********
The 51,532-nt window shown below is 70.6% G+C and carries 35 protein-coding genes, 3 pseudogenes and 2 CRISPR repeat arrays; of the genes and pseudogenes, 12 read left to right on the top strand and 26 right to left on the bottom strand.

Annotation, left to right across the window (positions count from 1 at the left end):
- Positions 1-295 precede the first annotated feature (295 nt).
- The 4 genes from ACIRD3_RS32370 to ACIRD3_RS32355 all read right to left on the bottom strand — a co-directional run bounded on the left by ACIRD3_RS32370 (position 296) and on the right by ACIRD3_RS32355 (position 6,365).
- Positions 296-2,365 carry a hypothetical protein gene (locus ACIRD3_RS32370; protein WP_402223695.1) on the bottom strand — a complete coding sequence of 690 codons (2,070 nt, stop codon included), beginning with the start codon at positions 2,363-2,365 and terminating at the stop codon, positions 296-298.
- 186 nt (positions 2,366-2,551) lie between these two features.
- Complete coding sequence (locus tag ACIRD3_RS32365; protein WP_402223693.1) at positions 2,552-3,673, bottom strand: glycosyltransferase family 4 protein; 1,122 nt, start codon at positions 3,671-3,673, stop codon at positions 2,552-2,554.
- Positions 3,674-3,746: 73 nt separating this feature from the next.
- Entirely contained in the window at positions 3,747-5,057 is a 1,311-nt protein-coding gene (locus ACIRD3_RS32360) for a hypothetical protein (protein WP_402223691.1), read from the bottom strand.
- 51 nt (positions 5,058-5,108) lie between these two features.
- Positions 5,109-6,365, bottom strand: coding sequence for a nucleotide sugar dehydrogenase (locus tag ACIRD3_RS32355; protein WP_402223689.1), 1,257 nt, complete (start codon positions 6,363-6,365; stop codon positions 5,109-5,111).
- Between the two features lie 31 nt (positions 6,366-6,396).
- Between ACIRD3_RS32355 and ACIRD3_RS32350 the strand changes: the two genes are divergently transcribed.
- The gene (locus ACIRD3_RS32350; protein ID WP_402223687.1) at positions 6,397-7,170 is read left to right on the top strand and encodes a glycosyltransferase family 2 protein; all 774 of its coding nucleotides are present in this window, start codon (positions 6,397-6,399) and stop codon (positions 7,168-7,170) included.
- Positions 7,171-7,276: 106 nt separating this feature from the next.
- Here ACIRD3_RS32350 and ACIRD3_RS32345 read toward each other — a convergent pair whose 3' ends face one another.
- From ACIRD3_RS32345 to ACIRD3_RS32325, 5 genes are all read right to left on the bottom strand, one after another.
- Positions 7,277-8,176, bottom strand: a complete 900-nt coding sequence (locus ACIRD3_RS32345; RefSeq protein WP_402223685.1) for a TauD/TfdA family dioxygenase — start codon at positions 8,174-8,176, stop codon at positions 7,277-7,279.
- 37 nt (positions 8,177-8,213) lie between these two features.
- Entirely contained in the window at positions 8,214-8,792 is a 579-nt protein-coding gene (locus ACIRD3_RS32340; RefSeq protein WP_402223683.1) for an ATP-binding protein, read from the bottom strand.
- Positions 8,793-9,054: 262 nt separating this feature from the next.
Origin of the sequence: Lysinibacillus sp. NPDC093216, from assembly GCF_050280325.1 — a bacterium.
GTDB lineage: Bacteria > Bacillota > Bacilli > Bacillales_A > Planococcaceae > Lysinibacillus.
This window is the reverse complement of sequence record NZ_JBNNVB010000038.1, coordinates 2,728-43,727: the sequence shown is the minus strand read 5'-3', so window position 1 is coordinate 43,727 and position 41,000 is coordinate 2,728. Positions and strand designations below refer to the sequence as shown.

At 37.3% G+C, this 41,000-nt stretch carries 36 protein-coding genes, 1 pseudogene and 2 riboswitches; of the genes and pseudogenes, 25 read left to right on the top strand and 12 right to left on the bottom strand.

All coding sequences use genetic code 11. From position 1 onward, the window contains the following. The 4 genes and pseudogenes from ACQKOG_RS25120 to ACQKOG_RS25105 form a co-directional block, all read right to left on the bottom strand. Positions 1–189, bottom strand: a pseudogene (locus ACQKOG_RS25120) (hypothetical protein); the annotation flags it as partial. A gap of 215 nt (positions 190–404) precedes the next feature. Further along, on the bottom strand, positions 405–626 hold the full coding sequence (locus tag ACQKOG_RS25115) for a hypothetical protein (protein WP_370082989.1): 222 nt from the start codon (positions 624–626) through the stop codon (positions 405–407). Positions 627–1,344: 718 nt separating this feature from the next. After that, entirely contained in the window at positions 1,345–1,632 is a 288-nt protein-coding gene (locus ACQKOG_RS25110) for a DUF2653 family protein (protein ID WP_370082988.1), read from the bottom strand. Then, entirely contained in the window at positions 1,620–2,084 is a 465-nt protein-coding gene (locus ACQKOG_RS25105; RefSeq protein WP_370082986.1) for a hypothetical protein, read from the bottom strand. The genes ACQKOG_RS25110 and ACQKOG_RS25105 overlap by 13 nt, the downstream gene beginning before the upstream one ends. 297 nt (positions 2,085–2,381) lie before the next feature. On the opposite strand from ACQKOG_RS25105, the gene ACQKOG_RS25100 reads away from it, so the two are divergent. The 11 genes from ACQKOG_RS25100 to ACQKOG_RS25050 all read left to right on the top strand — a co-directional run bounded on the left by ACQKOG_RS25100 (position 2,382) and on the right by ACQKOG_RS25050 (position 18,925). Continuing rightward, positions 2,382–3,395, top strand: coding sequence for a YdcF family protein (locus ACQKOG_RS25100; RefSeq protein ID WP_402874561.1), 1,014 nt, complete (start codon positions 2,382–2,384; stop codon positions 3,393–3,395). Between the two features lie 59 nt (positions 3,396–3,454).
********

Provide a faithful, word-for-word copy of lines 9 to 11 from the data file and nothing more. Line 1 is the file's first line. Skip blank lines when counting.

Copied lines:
- Entirely contained in the window at positions 3,747-5,057 is a 1,311-nt protein-coding gene (locus ACIRD3_RS32360) for a hypothetical protein (protein WP_402223691.1), read from the bottom strand.
- 51 nt (positions 5,058-5,108) lie between these two features.
- Positions 5,109-6,365, bottom strand: coding sequence for a nucleotide sugar dehydrogenase (locus tag ACIRD3_RS32355; protein WP_402223689.1), 1,257 nt, complete (start codon positions 6,363-6,365; stop codon positions 5,109-5,111).